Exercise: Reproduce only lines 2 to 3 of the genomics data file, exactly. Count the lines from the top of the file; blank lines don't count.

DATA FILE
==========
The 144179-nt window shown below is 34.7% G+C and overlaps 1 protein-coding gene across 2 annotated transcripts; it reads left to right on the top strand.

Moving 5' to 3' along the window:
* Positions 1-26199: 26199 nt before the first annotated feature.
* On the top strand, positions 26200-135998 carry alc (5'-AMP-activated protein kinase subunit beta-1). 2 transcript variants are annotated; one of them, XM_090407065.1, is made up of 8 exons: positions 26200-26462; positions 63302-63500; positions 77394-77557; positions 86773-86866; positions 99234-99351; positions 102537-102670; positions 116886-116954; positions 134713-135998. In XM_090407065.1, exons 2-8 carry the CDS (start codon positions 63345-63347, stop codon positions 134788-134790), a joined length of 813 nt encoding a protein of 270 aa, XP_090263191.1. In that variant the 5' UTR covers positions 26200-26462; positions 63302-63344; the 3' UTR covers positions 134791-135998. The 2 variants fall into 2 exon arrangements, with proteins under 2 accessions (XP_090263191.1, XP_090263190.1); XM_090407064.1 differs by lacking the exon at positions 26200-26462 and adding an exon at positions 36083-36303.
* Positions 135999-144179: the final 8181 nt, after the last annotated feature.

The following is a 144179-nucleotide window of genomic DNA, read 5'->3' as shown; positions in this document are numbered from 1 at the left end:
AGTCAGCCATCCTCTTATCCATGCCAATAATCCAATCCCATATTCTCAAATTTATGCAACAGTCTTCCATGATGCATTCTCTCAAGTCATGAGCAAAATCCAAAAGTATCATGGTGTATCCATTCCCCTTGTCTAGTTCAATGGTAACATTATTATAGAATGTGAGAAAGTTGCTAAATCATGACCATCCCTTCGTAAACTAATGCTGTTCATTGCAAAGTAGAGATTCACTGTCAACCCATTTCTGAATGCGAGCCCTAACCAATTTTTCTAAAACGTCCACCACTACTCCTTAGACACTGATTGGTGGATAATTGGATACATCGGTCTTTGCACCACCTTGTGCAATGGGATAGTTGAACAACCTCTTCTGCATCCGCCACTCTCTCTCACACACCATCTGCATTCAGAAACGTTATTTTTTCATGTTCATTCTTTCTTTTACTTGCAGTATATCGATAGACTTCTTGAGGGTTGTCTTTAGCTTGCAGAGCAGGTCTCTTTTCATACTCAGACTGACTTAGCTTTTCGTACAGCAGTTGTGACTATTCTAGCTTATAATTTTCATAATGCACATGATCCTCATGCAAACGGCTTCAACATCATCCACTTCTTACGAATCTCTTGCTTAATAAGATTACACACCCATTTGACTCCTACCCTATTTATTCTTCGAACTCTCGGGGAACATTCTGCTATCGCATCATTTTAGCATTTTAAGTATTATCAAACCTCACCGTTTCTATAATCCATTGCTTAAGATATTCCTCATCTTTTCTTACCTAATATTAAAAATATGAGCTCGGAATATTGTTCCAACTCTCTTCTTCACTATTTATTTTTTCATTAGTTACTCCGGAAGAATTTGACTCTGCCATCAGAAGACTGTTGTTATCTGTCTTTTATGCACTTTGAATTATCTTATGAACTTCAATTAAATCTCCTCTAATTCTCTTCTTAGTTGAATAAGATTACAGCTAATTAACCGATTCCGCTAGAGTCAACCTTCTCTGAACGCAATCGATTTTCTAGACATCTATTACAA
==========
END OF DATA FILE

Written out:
Moving 5' to 3' along the window:
* Positions 1-26199: 26199 nt before the first annotated feature.